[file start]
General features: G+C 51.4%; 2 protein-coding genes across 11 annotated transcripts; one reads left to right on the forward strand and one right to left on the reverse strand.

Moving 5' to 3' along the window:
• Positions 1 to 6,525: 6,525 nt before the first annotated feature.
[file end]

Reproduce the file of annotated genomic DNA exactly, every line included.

General features: G+C 51.4%; 2 protein-coding genes across 11 annotated transcripts; one reads left to right on the forward strand and one right to left on the reverse strand.

Moving 5' to 3' along the window:
• Positions 1 to 6,525: 6,525 nt before the first annotated feature.